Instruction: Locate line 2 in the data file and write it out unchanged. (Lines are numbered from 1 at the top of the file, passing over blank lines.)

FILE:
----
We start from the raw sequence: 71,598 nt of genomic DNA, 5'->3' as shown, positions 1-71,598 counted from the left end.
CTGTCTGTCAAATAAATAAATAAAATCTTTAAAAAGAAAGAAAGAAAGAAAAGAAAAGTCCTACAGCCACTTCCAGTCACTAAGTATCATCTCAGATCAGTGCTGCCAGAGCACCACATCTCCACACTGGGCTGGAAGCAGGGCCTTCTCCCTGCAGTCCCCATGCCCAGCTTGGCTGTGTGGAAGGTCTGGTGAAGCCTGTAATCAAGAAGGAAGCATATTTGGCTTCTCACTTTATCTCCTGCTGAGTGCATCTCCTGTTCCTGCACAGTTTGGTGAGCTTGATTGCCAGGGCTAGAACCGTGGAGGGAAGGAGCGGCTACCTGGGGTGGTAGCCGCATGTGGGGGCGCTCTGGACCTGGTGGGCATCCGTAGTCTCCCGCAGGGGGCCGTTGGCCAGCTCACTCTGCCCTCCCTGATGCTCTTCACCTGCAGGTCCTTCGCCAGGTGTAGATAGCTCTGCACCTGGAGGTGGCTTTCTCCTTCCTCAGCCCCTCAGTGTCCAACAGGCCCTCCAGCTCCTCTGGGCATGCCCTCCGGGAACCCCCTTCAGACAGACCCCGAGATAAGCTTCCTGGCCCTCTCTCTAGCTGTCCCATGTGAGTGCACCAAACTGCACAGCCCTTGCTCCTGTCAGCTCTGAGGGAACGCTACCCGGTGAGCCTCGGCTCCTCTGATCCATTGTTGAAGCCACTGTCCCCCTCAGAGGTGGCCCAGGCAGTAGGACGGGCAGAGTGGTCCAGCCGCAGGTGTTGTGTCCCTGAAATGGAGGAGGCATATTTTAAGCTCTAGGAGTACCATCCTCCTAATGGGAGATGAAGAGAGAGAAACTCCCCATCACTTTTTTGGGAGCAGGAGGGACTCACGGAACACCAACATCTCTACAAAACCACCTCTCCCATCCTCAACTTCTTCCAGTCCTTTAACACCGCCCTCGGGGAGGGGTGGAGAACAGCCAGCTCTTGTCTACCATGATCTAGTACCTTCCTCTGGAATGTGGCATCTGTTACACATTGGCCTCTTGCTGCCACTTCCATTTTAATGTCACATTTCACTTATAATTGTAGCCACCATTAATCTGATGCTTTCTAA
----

CTGTCTGTCAAATAAATAAATAAAATCTTTAAAAAGAAAGAAAGAAAGAAAAGAAAAGTCCTACAGCCACTTCCAGTCACTAAGTATCATCTCAGATCAGTGCTGCCAGAGCACCACATCTCCACACTGGGCTGGAAGCAGGGCCTTCTCCCTGCAGTCCCCATGCCCAGCTTGGCTGTGTGGAAGGTCTGGTGAAGCCTGTAATCAAGAAGGAAGCATATTTGGCTTCTCACTTTATCTCCTGCTGAGTGCATCTCCTGTTCCTGCACAGTTTGGTGAGCTTGATTGCCAGGGCTAGAACCGTGGAGGGAAGGAGCGGCTACCTGGGGTGGTAGCCGCATGTGGGGGCGCTCTGGACCTGGTGGGCATCCGTAGTCTCCCGCAGGGGGCCGTTGGCCAGCTCACTCTGCCCTCCCTGATGCTCTTCACCTGCAGGTCCTTCGCCAGGTGTAGATAGCTCTGCACCTGGAGGTGGCTTTCTCCTTCCTCAGCCCCTCAGTGTCCAACAGGCCCTCCAGCTCCTCTGGGCATGCCCTCCGGGAACCCCCTTCAGACAGACCCCGAGATAAGCTTCCTGGCCCTCTCTCTAGCTGTCCCATGTGAGTGCACCAAACTGCACAGCCCTTGCTCCTGTCAGCTCTGAGGGAACGCTACCCGGTGAGCCTCGGCTCCTCTGATCCATTGTTGAAGCCACTGTCCCCCTCAGAGGTGGCCCAGGCAGTAGGACGGGCAGAGTGGTCCAGCCGCAGGTGTTGTGTCCCTGAAATGGAGGAGGCATATTTTAAGCTCTAGGAGTACCATCCTCCTAATGGGAGATGAAGAGAGAGAAACTCCCCATCACTTTTTTGGGAGCAGGAGGGACTCACGGAACACCAACATCTCTACAAAACCACCTCTCCCATCCTCAACTTCTTCCAGTCCTTTAACACCGCCCTCGGGGAGGGGTGGAGAACAGCCAGCTCTTGTCTACCATGATCTAGTACCTTCCTCTGGAATGTGGCATCTGTTACACATTGGCCTCTTGCTGCCACTTCCATTTTAATGTCACATTTCACTTATAATTGTAGCCACCATTAATCTGATGCTTTCTAA